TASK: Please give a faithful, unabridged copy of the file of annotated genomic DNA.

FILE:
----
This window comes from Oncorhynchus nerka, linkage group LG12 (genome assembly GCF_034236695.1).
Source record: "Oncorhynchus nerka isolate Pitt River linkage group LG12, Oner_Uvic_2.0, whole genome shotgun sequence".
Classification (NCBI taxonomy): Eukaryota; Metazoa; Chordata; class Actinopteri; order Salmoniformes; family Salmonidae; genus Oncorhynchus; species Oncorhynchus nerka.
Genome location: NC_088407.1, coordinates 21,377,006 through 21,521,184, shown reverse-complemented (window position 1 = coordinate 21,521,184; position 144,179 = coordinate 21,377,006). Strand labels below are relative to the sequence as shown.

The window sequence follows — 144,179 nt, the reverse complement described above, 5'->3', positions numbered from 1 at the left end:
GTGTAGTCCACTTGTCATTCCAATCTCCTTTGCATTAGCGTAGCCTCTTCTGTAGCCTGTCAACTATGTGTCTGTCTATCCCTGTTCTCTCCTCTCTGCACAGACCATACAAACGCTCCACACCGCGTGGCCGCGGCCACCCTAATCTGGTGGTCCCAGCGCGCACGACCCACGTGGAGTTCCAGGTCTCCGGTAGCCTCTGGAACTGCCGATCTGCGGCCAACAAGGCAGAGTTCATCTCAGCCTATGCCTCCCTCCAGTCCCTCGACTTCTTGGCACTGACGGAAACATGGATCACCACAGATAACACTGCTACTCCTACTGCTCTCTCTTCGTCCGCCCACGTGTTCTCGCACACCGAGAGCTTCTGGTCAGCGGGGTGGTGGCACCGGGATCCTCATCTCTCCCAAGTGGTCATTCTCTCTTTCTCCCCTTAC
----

This window comes from Oncorhynchus nerka, linkage group LG12 (genome assembly GCF_034236695.1).
Source record: "Oncorhynchus nerka isolate Pitt River linkage group LG12, Oner_Uvic_2.0, whole genome shotgun sequence".
Classification (NCBI taxonomy): Eukaryota; Metazoa; Chordata; class Actinopteri; order Salmoniformes; family Salmonidae; genus Oncorhynchus; species Oncorhynchus nerka.
Genome location: NC_088407.1, coordinates 21,377,006 through 21,521,184, shown reverse-complemented (window position 1 = coordinate 21,521,184; position 144,179 = coordinate 21,377,006). Strand labels below are relative to the sequence as shown.

The window sequence follows — 144,179 nt, the reverse complement described above, 5'->3', positions numbered from 1 at the left end:
GTGTAGTCCACTTGTCATTCCAATCTCCTTTGCATTAGCGTAGCCTCTTCTGTAGCCTGTCAACTATGTGTCTGTCTATCCCTGTTCTCTCCTCTCTGCACAGACCATACAAACGCTCCACACCGCGTGGCCGCGGCCACCCTAATCTGGTGGTCCCAGCGCGCACGACCCACGTGGAGTTCCAGGTCTCCGGTAGCCTCTGGAACTGCCGATCTGCGGCCAACAAGGCAGAGTTCATCTCAGCCTATGCCTCCCTCCAGTCCCTCGACTTCTTGGCACTGACGGAAACATGGATCACCACAGATAACACTGCTACTCCTACTGCTCTCTCTTCGTCCGCCCACGTGTTCTCGCACACCGAGAGCTTCTGGTCAGCGGGGTGGTGGCACCGGGATCCTCATCTCTCCCAAGTGGTCATTCTCTCTTTCTCCCCTTAC